The major subclasses of α-receptors are α1- and α2 adrenergic receptors. Activation of α1-receptors initiates a multi-steps signaling pathway beginning with G protein coupling.
The interaction occurs principally with the G protein designated Gq which activates generation of IP3(inositol 1, 4-5-trisphosphate a.k.a triphosphoinositol).
Formation of IP3 is favored following Gq-activation of phospholipase C which hydrolyzes polyphosphoinositides.
Along with inositol 1, 4-5-triphosphate, diacylglycerol (DAG) is also formed.
Increases in IP3 concentration promotes release of Ca2+ from intracellular sites thus increasing cytoplasmic free Ca2+.
Activation of this receptor system may also increase membrane conductance to Ca2+, causing an influx of extracellular Ca2+.
DAG increases the catalytic activity of protein kinase C (recall that kinases catalyze phosphorylation reactions, i.e. adding phosphoryl group).
Pathways that were historically identified with peptide growth factor receptor-activation of tyrosine kinases are also activated by α1-receptor stimulation; furthermore, α1-receptor activation also increases catalytic activity of both mitogen-activated kinases, a.k.a. MAP kinases and polyphosphoinositol-3-kinase (PI-3-kinase).
These latter two pathways may be associated with α1-adrenergic receptor regulation of cell proliferation.
Effects of α-receptor stimulation is dependent on the particular physiological system. 9
One example involves regulation of vascular smooth muscle tone.9
In that case, α1-receptor activation
(1) Increases Ca2+ intracellularly,
(2) Activates calmodulin thus promoting myosin light chain phosphorylation and
(3) Enhancing actin-myosin interactions. These effects promote smooth muscle contraction.
The receptor class is found also in intestinal smooth muscle, heart, liver, and in genitourinary tract smooth muscle.9
Receptors located in the genitourinary tract smooth muscle are targeted by α1-receptor antagonists (blockers) in the management of benign prostatic hypertrophy (BPH) which tends to reduce urinary flow.
These antagonists which work by competitive inhibition promote smooth muscle relaxation which is a reduction of normal sympathetic tone.
The development and application of these drugs have transitioned clinical management of BPH from surgery to pharmacological treatment. (In addition to the α1-adrenergic receptor blockers, 5α-reductase inhibitors are also used.)
Alfuzosin, doxazosin, tamsulosin, and terazosin are examples of selective α1-receptor antagonists used for BPH lower urinary tract symptoms (LUTS).
These agents work because α1-receptors are prevalent in prostate and bladder neck smooth muscle.37,38
There are at least 3 α1-adrenergic receptor subtypes: α1A, α1B, and α1D with the α1A subclass involved with smooth muscle tone in the prostate and bladder neck whereas α1B receptors regulate vascular smooth muscle contractility. α1D receptors may be associated with bladder muscle contraction and sacral spinal cord innervation.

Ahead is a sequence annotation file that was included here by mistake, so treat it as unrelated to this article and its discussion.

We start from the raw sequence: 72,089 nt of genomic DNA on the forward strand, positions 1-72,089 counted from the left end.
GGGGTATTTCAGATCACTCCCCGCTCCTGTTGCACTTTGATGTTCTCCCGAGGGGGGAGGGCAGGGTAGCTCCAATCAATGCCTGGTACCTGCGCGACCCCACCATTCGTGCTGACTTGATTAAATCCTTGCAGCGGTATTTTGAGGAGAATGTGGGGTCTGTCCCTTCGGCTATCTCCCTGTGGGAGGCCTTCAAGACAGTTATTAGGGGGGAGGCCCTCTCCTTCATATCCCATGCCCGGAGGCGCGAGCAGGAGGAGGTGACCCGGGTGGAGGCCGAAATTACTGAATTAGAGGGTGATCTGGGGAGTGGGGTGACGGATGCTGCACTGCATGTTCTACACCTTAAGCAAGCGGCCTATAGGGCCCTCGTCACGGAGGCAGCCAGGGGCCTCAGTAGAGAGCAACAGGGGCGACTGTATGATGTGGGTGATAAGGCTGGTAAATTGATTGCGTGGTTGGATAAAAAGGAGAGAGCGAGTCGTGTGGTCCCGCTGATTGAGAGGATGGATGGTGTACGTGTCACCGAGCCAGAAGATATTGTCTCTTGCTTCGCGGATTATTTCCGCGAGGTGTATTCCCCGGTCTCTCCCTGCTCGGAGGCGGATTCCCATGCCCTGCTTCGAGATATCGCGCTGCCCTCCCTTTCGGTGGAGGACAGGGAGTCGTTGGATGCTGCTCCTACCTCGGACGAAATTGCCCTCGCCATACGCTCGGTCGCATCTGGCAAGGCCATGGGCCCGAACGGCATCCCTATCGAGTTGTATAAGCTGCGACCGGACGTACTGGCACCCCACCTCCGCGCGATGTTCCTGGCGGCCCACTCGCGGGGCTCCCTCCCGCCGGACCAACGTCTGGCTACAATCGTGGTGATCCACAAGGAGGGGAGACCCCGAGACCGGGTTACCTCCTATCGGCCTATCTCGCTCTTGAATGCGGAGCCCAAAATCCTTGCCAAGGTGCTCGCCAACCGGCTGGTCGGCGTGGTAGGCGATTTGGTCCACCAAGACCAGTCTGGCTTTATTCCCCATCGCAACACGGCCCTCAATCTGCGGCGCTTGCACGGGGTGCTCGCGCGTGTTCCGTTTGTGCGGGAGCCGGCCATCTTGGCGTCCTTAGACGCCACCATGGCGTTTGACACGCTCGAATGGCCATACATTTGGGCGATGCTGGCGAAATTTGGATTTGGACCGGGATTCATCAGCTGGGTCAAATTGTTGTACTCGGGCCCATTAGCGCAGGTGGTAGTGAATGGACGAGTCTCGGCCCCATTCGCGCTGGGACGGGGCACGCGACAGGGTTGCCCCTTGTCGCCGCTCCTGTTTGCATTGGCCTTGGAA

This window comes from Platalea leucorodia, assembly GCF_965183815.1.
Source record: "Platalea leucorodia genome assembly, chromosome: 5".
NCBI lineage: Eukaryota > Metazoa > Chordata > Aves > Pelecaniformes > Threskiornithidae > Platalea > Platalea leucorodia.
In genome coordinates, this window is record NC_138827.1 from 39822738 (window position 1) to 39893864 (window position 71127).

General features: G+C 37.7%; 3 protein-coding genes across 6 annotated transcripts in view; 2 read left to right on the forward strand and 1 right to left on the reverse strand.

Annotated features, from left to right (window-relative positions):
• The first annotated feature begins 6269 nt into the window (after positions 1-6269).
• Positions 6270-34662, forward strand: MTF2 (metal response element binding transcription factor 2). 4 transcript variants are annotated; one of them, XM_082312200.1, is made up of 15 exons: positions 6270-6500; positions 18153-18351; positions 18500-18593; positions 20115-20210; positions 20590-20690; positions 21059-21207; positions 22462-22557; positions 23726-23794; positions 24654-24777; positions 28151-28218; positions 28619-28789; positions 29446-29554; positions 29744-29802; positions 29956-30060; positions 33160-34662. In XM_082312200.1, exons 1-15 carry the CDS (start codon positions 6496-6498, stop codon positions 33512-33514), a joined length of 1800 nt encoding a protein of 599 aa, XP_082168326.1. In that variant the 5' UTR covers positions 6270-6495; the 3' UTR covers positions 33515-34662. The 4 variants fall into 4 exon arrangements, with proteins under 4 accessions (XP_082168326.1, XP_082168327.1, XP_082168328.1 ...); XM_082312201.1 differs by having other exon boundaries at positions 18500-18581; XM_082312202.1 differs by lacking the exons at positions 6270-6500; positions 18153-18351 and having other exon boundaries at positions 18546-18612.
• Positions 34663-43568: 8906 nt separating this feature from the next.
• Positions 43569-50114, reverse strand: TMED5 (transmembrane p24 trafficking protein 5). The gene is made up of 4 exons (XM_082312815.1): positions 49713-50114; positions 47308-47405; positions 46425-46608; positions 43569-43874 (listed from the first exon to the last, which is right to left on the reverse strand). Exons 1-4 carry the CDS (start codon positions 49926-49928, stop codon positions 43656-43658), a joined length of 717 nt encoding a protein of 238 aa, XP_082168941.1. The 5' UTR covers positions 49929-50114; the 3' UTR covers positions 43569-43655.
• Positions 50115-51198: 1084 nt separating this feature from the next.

Blockade of α1-adrenergic receptors in the prostate thus relaxes prostatic smooth muscle which improves urinary flow and other LUTS thus improving BPH-related bladder outlet obstruction.37,39
α2-adrenergic receptors when stimulated work through Gi which is an inhibitory G protein.9
Activation of Gi may have several signaling consequences including:
(1) adenylyl cyclase enzyme inhibition (inhibiting this enzyme decreases cAMP synthesis; The βγ subunit complex may also contribute to adenylyl cyclase inhibition.)
(2) cell membrane hyperpolarization (more negative membrane potential, i.e. membrane potential moves farther away from threshold potential) by mechanism involving activation of the "inward rectifier" K+ ion channel and
(3) a reduction in Ca2+ channel conductance. These effects reduce neurotransmitter release from the neuron so affected.
Recall that neurotransmitter release is a Ca2+-dependent process and typically requires membrane depolarization; therefore, reduced Ca2+ inward current and movement of the membrane resting potential away from threshold (more negative) are two events which reduce the likelihood of neurotransmitter released.
α2-receptors are localized both on the presynaptic side and the postsynaptic side.9
Activation of presynaptic α2-receptors reduces synaptic transmission; this effect is a type of feedback inhibition since neurotransmitters released by the presynaptic endings would not only activate postsynaptic receptors but by activating presynaptic receptors would inhibit additional transmitter release.9
Insulin release is inhibited by α2-adrenergic receptor activation on pancreatic beta cells.
Platelet aggregation is also suppressed by platelet α2-adrenergic receptor stimulation. α2-receptor agonists acting in the central nervous system (CNS) decrease sympathetic outflow to peripheral sites, thus reducing norepinephrine-mediated increases in vascular smooth muscle tone.9
This effect is the basis for antihypertensive actions of α2-agonists.
Specific drugs used clinically in this way will be discussed later.